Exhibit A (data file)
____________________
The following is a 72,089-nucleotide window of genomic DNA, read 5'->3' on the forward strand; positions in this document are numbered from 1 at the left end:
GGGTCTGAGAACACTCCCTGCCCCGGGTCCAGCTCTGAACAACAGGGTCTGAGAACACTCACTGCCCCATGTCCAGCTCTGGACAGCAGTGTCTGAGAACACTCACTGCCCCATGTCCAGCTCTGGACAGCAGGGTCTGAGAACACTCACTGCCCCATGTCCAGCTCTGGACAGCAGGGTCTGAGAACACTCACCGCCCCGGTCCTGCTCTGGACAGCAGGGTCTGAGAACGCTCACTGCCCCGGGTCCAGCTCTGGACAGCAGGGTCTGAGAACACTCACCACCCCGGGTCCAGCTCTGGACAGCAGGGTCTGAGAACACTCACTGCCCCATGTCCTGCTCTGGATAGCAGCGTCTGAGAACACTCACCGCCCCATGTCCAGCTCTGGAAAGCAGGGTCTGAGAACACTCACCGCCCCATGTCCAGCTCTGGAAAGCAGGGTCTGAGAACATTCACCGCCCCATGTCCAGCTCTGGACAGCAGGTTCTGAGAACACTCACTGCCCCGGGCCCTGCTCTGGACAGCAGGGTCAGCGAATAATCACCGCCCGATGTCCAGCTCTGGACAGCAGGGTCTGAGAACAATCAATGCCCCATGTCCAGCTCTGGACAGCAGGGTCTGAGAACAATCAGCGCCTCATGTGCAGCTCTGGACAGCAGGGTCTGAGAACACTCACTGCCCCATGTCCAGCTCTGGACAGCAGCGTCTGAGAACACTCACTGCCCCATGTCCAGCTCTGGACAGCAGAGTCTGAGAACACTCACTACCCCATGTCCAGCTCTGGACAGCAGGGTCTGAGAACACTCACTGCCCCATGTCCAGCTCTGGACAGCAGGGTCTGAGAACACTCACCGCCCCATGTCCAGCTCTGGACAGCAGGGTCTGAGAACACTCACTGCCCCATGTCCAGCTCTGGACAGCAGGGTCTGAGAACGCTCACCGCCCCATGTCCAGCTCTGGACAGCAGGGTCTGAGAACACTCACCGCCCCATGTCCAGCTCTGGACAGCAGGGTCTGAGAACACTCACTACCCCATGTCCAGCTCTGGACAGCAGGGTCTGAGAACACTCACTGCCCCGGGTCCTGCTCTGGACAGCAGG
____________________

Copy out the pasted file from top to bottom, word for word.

The following is a 72,089-nucleotide window of genomic DNA, read 5'->3' on the forward strand; positions in this document are numbered from 1 at the left end:
GGGTCTGAGAACACTCCCTGCCCCGGGTCCAGCTCTGAACAACAGGGTCTGAGAACACTCACTGCCCCATGTCCAGCTCTGGACAGCAGTGTCTGAGAACACTCACTGCCCCATGTCCAGCTCTGGACAGCAGGGTCTGAGAACACTCACTGCCCCATGTCCAGCTCTGGACAGCAGGGTCTGAGAACACTCACCGCCCCGGTCCTGCTCTGGACAGCAGGGTCTGAGAACGCTCACTGCCCCGGGTCCAGCTCTGGACAGCAGGGTCTGAGAACACTCACCACCCCGGGTCCAGCTCTGGACAGCAGGGTCTGAGAACACTCACTGCCCCATGTCCTGCTCTGGATAGCAGCGTCTGAGAACACTCACCGCCCCATGTCCAGCTCTGGAAAGCAGGGTCTGAGAACACTCACCGCCCCATGTCCAGCTCTGGAAAGCAGGGTCTGAGAACATTCACCGCCCCATGTCCAGCTCTGGACAGCAGGTTCTGAGAACACTCACTGCCCCGGGCCCTGCTCTGGACAGCAGGGTCAGCGAATAATCACCGCCCGATGTCCAGCTCTGGACAGCAGGGTCTGAGAACAATCAATGCCCCATGTCCAGCTCTGGACAGCAGGGTCTGAGAACAATCAGCGCCTCATGTGCAGCTCTGGACAGCAGGGTCTGAGAACACTCACTGCCCCATGTCCAGCTCTGGACAGCAGCGTCTGAGAACACTCACTGCCCCATGTCCAGCTCTGGACAGCAGAGTCTGAGAACACTCACTACCCCATGTCCAGCTCTGGACAGCAGGGTCTGAGAACACTCACTGCCCCATGTCCAGCTCTGGACAGCAGGGTCTGAGAACACTCACCGCCCCATGTCCAGCTCTGGACAGCAGGGTCTGAGAACACTCACTGCCCCATGTCCAGCTCTGGACAGCAGGGTCTGAGAACGCTCACCGCCCCATGTCCAGCTCTGGACAGCAGGGTCTGAGAACACTCACCGCCCCATGTCCAGCTCTGGACAGCAGGGTCTGAGAACACTCACTACCCCATGTCCAGCTCTGGACAGCAGGGTCTGAGAACACTCACTGCCCCGGGTCCTGCTCTGGACAGCAGG